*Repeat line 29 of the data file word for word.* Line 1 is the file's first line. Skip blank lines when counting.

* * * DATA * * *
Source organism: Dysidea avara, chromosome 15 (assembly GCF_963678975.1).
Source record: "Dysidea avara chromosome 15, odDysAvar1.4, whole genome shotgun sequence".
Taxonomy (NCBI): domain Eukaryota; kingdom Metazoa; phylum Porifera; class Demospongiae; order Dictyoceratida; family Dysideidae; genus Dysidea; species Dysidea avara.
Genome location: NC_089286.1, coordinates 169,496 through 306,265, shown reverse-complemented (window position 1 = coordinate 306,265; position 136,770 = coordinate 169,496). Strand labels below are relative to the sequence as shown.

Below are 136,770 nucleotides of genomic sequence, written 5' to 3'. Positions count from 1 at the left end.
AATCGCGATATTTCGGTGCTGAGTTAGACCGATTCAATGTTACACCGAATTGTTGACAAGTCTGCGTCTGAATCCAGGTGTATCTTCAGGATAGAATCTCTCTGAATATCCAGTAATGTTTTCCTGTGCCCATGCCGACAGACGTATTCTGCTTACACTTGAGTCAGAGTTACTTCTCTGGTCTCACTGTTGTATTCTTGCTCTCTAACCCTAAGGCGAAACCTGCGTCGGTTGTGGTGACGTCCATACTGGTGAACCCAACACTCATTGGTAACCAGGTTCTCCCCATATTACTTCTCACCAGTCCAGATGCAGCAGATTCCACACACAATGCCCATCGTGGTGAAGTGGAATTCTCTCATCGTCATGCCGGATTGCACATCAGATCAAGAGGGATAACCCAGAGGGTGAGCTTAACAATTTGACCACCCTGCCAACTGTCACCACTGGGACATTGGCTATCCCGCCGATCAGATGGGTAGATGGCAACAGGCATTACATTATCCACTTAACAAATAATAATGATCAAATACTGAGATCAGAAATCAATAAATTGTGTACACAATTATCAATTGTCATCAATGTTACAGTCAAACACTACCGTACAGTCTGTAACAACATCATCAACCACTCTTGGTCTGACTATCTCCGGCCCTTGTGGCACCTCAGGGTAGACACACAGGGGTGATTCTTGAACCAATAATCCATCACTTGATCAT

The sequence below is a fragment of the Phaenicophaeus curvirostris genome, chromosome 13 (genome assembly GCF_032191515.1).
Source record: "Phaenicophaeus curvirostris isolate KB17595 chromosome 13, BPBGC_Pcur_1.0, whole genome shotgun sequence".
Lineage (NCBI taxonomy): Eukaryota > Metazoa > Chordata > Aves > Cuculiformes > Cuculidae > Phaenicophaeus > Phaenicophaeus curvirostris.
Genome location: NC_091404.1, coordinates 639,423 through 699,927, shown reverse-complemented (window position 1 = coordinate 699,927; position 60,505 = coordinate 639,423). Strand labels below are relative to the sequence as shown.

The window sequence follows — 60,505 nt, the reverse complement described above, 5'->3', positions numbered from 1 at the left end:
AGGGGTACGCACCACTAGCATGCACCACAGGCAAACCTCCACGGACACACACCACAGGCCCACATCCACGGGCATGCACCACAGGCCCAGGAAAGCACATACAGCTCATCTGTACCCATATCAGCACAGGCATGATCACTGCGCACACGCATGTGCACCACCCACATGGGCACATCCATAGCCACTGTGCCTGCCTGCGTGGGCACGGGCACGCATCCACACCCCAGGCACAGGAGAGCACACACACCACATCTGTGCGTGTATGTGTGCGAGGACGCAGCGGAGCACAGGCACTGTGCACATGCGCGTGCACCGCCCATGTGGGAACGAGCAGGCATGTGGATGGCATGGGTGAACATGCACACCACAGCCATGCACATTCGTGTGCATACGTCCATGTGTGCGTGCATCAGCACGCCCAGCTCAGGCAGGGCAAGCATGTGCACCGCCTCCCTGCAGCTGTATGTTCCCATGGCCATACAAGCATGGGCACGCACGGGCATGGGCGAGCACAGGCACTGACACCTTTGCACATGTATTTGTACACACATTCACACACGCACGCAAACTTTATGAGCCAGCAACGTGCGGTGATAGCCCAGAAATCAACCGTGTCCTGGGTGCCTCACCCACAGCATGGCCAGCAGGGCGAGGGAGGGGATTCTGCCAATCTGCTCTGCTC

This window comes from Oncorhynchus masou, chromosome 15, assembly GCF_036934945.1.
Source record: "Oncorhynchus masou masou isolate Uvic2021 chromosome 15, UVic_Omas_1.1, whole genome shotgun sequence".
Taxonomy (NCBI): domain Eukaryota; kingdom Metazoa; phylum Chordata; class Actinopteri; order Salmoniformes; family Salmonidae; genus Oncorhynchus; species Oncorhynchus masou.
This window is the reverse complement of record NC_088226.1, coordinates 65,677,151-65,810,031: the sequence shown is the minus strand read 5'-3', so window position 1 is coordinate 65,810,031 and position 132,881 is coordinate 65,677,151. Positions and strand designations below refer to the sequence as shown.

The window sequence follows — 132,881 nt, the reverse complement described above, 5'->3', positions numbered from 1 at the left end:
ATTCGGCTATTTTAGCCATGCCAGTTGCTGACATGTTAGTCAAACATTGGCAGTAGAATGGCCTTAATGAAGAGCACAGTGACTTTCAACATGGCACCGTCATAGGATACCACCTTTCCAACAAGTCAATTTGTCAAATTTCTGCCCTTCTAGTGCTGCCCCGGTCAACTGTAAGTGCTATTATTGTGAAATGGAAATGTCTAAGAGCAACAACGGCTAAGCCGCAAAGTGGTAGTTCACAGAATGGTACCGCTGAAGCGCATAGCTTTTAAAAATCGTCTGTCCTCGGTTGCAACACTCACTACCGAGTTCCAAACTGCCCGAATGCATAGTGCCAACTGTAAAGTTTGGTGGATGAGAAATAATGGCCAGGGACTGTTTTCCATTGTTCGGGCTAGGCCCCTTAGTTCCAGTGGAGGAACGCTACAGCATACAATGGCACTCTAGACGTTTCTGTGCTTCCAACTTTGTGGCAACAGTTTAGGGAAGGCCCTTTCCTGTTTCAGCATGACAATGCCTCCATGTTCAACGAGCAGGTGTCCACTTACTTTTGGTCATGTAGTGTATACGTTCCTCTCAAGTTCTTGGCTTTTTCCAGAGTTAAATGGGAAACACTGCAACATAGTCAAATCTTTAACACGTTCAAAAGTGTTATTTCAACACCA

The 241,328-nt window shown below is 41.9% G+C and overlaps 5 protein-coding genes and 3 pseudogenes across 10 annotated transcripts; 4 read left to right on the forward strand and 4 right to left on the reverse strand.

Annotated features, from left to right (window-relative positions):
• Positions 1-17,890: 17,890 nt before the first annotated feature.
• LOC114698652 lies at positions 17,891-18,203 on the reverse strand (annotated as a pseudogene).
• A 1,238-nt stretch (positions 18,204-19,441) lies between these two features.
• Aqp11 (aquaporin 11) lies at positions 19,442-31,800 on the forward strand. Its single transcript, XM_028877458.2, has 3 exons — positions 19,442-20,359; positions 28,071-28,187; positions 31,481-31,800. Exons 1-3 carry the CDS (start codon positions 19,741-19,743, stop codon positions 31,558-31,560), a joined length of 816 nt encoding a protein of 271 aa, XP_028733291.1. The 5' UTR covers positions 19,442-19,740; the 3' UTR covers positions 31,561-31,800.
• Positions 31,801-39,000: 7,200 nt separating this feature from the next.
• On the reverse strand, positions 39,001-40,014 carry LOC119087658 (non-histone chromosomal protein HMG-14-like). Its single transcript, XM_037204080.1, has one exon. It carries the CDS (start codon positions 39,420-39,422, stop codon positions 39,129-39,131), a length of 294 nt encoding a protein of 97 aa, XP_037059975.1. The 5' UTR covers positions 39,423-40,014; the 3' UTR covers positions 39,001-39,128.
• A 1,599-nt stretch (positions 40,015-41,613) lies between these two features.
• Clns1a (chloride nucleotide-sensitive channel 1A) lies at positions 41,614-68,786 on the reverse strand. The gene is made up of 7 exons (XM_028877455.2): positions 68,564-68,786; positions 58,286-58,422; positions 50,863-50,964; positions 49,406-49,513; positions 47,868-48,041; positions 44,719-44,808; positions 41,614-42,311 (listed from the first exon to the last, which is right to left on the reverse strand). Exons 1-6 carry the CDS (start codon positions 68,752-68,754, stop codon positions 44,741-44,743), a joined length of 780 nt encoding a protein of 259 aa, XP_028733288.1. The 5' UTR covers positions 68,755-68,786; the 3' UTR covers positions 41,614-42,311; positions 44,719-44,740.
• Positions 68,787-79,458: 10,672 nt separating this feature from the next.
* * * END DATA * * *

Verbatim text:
• Positions 68,787-79,458: 10,672 nt separating this feature from the next.